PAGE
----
I propose to take Questions Nos. 11 and 19 together.
Following an application from the US authorities, two US Air Force C-130 transport aircraft were granted permission to land at Shannon Airport on 30 May 2002 for a stay of four days duration. The purpose of the request to visit Ireland was described by the US side as crew rest and training. We understand this involved routine proficiency training including instrument approaches. The US indicate that it is customary to use different locations to practice these manoeuvres in order to broaden their experience.
The visit was routine. The two transport aircraft arrived at Shannon on 30 May. On 31 May they conducted a sortie around the South West coast. On the following day they flew to Scotland and returned to Shannon. On 2 June the planes did not fly and they departed at 8.30 a.m. on 3 June to return to their base at Ramstein, Germany. The fact is that there was no request to carry out an exercise in Irish airspace and no such exercise took place.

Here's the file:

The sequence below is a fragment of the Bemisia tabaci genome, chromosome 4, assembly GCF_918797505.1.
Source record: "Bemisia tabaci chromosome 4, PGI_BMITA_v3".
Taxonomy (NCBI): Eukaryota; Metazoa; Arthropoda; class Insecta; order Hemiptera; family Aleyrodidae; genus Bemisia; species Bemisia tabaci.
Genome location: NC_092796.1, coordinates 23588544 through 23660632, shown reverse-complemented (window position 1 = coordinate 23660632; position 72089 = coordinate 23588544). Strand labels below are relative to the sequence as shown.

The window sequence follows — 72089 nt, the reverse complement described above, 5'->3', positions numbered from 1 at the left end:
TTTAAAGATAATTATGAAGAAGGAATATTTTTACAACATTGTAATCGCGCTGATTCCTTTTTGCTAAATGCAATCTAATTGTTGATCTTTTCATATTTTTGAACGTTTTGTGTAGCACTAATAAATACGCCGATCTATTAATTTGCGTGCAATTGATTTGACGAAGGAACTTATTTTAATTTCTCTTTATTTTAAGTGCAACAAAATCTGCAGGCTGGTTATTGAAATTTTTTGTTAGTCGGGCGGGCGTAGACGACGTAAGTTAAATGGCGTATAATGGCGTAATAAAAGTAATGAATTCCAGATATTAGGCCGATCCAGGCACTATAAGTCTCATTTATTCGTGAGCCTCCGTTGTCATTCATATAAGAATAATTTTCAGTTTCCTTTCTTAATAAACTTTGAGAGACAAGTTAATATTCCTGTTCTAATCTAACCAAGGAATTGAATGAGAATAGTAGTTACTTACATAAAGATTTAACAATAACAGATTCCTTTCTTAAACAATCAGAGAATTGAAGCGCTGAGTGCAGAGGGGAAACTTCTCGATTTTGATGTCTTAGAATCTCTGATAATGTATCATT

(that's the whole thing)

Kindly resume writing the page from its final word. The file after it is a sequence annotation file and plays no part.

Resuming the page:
Under the Air Navigation (Foreign Military Aircraft) Order, 1952, foreign military aircraft require the permission of the Minister for Foreign Affairs to overfly, or land in, the State. In the case of routine landings of military aircraft, permission is granted, on a case by case basis, subject to confirmation that the aircraft is unarmed, does not carry arms, ammunition or explosives and does not form part of a military exercise or operation. In accordance with standard procedures, the US side confirmed that these conditions were being met in respect of the two aircraft involved.